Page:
Adnan Menderes University Faculty of Medicine, Department of Internal Medicine and Gastroenterology, Aydın, Turkey
Elevated serum amylase activity is commonly seen in acute pancreatitis and salivary gland inflammation, but also rarely seen in a benign phenomenon, macroamylasemia, that does not require treatment. Hyperamylasemia is a laboratory finding that may cause diagnostic failure occasionally in patients presenting with abdominal pain. Elevated serum amylase levels and abdominal pain may lead to misdiagnosis as acute pancreatitis in macroamylasemic patients. Macroamylasemia should be considered in patients with abdominal pain and hyperamylasemia but without imaging findings of pancreatitis. Here, we present a patient with macroamylasemia who had abdominal pain and persistent hyperamylasemia. The patient had no complaints but persisting hyperamylasemia (450 U/L) and normal lipase activity at the follow-up outpatient visit three months later.
Elevated serum amylase activity is commonly seen in acute pancreatitis and salivary gland inflammation, but also rarely seen in a benign phenomenon, macroamylasemia, that does not require treatment. Every abdominal pain and amylase increase may not indicate pancreatitis (1,2). Hyperamylasemia is a laboratory finding that may cause diagnostic failure occasionally in patients presenting with abdominal pain. Here, we present a patient with macroamylasemia who had abdominal pain and persistent hyperamylasemia.
A 63-year-old female patient was admitted to our gastroenterology department with intermittent abdominal pain in the umbilical region radiating to the back, which was unrelated to nutrition, lasting for one year.. Her medical history and family history were unremarkable. There was not a history of drug or herbal treatment. Physical examination findings were normal. Complete blood count, erythrocyte sedimentation rate and C-reactive protein levels were normal. Serum amylase level was 517 U/L (reference range: 25-125 U/L). The other biochemical laboratory results including serum lipase were normal. Abdominal ultrasound and computed tomography revealed bilateral, multiple renal parapelvic cysts. The pancreatobiliary system was normal. Ultrasound imaging of the parotid and submandibular salivary glands, performed in accordance with the recommendations of the otorhinolaryngology consultant physician, was normal. Thus, we excluded salivary gland pathology. During follow-up, it was observed that elevation of serum amylase levels persisted. Serum amylase levels were 480 U/L and 493 U/L, respectively in measurements performed at one-month intervals. Amylase and creatinine levels were measured simultaneously in serum and spot urine samples in order to determine the amylase creatinine clearance ratio (ACCR). ACCR was determined using the formula [urine amylase (U/L) x serum creatinine (mg/dL)]/[serum amylase (U/L) x urine creatinine (mg/dL)]x100. The test results were as follows: urine amylase: 134 U/L, serum amylase: 493 U/L, urine creatinine: 63.5 mg/dL, and serum creatinine: 0.52 mg/dL. ACCR was calculated to be 0.22% (reference range: 1.8%-3.2%). Macroamylasemia was diagnosed on the basis of these findings. Hyoscine-N-butylbromide + medazepam and trimebutine maleate treatment was started. The patient had no complaints but persisting hyperamylasemia (450 U/L) and normal lipase activity at the follow-up outpatient visit three months later. We did not study pancreatic isoenzymes.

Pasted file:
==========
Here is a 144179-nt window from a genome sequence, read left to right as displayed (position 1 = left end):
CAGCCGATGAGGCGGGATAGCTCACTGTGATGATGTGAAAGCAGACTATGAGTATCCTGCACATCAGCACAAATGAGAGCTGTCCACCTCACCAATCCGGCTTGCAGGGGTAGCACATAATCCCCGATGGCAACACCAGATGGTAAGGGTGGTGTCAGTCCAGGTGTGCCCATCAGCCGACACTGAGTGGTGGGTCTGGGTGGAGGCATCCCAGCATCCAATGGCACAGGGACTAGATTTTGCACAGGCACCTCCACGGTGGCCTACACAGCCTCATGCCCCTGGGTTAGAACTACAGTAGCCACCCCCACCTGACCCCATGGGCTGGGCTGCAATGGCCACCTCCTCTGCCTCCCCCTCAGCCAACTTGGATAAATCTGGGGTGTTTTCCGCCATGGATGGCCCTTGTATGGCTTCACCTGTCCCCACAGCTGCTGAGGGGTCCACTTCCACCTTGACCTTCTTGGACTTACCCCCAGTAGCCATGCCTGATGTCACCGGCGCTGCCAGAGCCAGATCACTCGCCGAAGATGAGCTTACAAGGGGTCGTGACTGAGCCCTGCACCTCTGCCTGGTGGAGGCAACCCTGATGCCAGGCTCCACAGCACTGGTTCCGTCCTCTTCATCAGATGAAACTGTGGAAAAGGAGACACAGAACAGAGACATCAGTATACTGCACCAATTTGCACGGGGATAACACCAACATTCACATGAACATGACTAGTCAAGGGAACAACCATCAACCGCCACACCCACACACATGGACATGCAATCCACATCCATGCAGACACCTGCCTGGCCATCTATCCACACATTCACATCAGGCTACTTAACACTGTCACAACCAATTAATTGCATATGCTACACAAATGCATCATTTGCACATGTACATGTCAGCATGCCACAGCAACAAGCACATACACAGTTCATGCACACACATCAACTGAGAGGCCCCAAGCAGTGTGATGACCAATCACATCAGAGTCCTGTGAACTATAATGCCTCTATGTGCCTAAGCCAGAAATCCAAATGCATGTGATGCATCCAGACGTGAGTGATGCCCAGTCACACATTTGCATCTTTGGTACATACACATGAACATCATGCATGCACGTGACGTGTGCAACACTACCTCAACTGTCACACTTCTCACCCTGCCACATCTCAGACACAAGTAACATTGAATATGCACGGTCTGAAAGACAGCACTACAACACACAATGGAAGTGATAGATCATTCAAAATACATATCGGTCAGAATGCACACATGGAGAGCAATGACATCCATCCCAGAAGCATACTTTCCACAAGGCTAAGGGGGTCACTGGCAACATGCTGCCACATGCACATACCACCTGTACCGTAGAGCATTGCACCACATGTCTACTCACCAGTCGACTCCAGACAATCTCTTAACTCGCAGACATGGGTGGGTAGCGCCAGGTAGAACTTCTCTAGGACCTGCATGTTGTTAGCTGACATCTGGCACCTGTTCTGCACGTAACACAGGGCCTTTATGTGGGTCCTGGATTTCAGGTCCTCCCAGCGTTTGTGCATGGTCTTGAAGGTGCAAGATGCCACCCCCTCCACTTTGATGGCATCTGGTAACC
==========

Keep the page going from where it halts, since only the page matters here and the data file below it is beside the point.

Hyperamylasemia is not always seen in pathological situations. Macroenzymes are serum enzymes having a higher molecular mass than the corresponding enzyme under physiological or pathophysiological situations (3). Macroenzymes have a slower clearance rate and thus cause an increase in the activity of the corresponding enzyme in serum samples (4). Most commonly, macroenzymes are composed of an enzyme-immunoglobulin complex (5). Macroamylase was the first macroenzyme described by Wilding et al. (6) in 1964. The prevalence of macroamylasemia has been estimated at 1% in normal amylasemic patients and 2.5% in hyperamylasemic patients (3). The most useful diagnostic method for identification of macroamylasemia is the evaluation of amylase levels in serum and urine together, due to the technical difficulties in performing specific agarose-gel electrophoresis (1,5). Coexistence of macroamylasemia and various diseases such as celiac disease (7), ulcerative colitis (8), Crohn’s disease (9), haematological malignancies (10,11), systemic lupus erythematosus (12), and rheumatoid arthritis (13) has been reported in the literature. Although macroamylasemia is a benign phenomenon and does not require a specific therapy, these associations make it more intriguing as a possible diagnostic marker. We could not find a concomitant disease in our patient.
Elevated serum amylase levels and abdominal pain may lead to misdiagnosis as acute pancreatitis in macroamylasemic patients, albeit Cho et al. (14) reported a case of macroamylasemia that occurred immediately after acute pancreatitis. It would be important to clinicians to be aware of the presence of macroamylasemia as one of possible causes of increased serum amylase activity in order to avoid unnecessary, expensive, invasive diagnostic procedures. Macroamylasemia should be considered in patients with abdominal pain and hyperamylasemia who have no imaging findings related to pancreatitis.
Informed Consent: Consent form was filled out by all participants.
Peer-review: Externally and internally peer-reviewed.
Surgical and Medical Practices: D.Ç., Concept: A.C., Design: A.C., Data Collection or Processing: A.C., Analysis or Interpretation: A.C., A.Ö.K., M.H.Y., Literature Search: A.C., Writing: A.C.
Conflict of Interest: No conflict of interest was declared by the authors.
Financial Disclosure: The authors declared that this study received no financial support.
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